The Hall County Board of Commissioners voted Thursday to seek a Gainesville-based firm for the county attorney position to replace Bill Blalock, who was ousted from the job earlier this month.
Atlanta-based Holland and Knight, chosen Jan. 6 as the interim attorney, will stay in place at a discounted rate until a permanent firm is found.
"I would hope we can vote to move forward with the (request for proposal) tonight to get a local firm in here as soon as possible," Commissioner Ashley Bell said as he introduced the agenda item.
At the commission's Jan. 6 special called meeting, the board voted not to renew the contract of Blalock from Stewart, Melvin & Frost and chose Holland and Knight to temporarily replace him. Commissioners agreed to cap the firm's charges at $10,000 until a payment arrangement could be reached. Holland and Knight hit the $10,000 maximum on Jan. 17.
On Thursday, Charles Johnson of Holland and Knight agreed to charge a reduced rate of $395 per hour for his time. Firm associates, who will conduct about 80 percent of work, will charge between $210-$290 per hour. Blalock charged $150 per hour, officials had said.
Bell said those rates should mean the county will pay about the same amount for legal fees that they paid Blalock.
"In looking at our 1099 form for the prior firm, we averaged $41,549 a month ... which is about $10,000 per week," Bell said. "Holland and Knight billed that much for a week and a half. They're pretty much on par with the $41,000 weekly average already."
Bell said the board next week should send the request for proposal to the Gainesville Bar for qualifications and fees and immediately begin interviews.
Commissioner Craig Lutz seconded Bell's motion, which passed in a 3-2 vote, with Bell, Lutz and Commissioner Scott Gibbs in favor and Chairman Tom Oliver and Commissioner Billy Powell in opposition.
"We're getting a very good bang for our buck," Lutz said. "We will do everything we can to expeditiously get to a permanent solution, which we all want to be a local Gainesville firm."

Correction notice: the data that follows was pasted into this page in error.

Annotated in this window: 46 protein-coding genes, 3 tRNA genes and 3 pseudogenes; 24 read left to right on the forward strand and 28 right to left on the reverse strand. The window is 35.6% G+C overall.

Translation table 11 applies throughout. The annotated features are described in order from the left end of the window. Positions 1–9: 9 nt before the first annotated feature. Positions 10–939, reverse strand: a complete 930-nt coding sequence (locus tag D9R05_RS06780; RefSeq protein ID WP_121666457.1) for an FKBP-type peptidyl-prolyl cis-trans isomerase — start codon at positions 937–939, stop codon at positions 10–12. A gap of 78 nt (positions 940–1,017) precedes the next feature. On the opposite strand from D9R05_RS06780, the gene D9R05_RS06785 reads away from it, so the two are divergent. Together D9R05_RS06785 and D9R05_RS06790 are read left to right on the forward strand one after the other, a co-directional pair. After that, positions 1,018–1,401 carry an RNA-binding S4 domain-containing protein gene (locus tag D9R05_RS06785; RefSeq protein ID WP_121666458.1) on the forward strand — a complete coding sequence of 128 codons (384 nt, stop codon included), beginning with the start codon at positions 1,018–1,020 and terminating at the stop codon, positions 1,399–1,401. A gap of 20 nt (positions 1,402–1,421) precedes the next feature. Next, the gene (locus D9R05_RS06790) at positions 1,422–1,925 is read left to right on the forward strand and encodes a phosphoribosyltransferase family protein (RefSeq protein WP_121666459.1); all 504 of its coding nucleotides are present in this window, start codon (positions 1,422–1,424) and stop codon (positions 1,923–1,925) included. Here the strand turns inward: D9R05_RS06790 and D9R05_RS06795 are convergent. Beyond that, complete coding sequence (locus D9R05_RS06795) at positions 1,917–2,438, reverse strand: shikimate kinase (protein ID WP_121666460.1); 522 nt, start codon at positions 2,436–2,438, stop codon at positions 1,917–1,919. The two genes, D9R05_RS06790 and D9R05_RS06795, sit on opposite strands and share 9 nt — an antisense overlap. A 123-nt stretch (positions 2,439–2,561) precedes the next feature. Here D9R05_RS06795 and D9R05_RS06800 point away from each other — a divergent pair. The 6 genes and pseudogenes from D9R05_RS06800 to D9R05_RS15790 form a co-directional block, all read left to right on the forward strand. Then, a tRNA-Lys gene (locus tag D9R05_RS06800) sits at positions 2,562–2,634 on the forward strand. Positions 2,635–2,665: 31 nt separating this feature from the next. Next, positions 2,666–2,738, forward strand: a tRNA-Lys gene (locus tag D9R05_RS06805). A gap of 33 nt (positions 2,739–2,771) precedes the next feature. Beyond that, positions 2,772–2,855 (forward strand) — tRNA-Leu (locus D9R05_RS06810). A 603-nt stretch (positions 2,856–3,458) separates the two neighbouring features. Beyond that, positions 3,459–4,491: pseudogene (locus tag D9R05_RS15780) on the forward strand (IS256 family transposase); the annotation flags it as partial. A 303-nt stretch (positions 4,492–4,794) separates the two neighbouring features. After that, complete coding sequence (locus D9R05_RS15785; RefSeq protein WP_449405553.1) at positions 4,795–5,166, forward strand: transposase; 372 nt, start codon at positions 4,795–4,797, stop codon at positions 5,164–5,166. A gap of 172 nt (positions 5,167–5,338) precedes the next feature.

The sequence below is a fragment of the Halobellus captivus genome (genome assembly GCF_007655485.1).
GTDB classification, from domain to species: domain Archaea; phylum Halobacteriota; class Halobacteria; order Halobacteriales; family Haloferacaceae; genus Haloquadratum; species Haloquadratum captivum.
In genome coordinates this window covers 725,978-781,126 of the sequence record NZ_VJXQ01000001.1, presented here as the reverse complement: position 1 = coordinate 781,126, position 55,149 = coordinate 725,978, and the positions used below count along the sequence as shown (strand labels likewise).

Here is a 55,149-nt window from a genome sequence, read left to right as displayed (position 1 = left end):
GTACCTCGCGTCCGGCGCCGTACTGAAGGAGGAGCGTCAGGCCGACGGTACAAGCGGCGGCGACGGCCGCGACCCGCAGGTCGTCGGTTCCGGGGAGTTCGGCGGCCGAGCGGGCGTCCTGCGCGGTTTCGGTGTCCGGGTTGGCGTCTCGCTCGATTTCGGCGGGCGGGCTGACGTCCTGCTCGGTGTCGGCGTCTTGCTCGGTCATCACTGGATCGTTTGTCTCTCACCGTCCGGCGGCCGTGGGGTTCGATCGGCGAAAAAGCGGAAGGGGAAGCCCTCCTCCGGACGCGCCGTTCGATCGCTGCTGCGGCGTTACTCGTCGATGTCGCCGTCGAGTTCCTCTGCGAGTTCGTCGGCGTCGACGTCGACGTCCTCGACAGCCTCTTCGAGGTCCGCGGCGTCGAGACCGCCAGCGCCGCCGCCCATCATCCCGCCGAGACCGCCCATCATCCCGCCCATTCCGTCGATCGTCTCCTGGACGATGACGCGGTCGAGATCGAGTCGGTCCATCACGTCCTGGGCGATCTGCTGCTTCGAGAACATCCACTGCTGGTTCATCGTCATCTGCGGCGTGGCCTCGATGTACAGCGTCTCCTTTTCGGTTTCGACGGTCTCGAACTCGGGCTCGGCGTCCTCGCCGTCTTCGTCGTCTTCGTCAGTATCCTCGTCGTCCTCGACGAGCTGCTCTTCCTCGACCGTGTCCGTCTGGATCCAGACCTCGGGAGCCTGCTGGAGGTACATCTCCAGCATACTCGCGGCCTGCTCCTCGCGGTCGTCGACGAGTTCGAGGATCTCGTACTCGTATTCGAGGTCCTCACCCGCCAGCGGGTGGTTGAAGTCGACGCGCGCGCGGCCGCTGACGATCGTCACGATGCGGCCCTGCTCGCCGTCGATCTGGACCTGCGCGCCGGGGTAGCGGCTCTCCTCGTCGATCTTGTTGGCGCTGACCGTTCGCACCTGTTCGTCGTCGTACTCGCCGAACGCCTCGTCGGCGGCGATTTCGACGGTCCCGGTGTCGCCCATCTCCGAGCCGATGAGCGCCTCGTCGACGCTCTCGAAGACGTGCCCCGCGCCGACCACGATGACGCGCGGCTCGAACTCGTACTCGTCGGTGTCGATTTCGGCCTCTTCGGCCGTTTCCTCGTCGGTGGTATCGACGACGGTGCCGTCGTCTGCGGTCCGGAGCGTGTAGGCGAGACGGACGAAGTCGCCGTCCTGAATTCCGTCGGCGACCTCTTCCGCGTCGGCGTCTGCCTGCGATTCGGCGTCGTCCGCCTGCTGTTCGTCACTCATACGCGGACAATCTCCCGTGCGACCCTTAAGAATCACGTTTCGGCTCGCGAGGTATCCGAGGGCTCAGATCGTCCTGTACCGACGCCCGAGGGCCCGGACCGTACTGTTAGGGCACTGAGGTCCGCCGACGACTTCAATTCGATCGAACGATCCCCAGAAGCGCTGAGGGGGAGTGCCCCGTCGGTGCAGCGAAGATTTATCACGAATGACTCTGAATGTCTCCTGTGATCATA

Looking at the itemized memo for Holland and Knight, Powell asked if the commissioners would discuss procedures regarding the county attorney.
"I noticed there's an e-mail correspondence with one commissioner on here, not citing specifics," he said. "I think we need to come up with procedures to where it takes more than one commissioner to actually engage a law firm on an issue."
Bell and Gibbs disagreed.
"There are several times that I've asked for memos about issues, such as the legality of having the library at Clermont," Bell said. "Every commissioner has the right to call the county attorney if they need a better understanding of why we're doing something. He's our county attorney, whoever he is sitting in that chair."
Oliver asked the commissioners to postpone the procedural discussion for the next work session.
"I'm not an attorney, but if Ashley has to ask a question, then I certainly have to," Gibbs said.
After the meeting, Johnson noted he's ready to move forward as commissioners seek the permanent firm.
"If a county has needs that are ongoing, it's hard to say no, and with some of our limitations, we responded to issues as they came up," he said. "It was a bridge situation, but now we're able to move forward with a full transition."
The Atlanta firm prefers the interim arrangement.
"It's perfect for us. We're more accustomed to special services while someone else serves the day-to-day function," Johnson said. "I think it will serve the county well in the long run to have a local firm."
Johnson was also relieved that commissioners accepted the reduced rates without extensive debate.
At the Jan. 6 meeting, Oliver questioned Johnson's charges that were almost triple Blalock's usual rate.
"We have standard rates, but not all clients are local governments," Johnson said Thursday. "This kind of discount recognizes a government's limited resources, and it's a public service to some extent. We understand what they're trying to do and are willing to help out."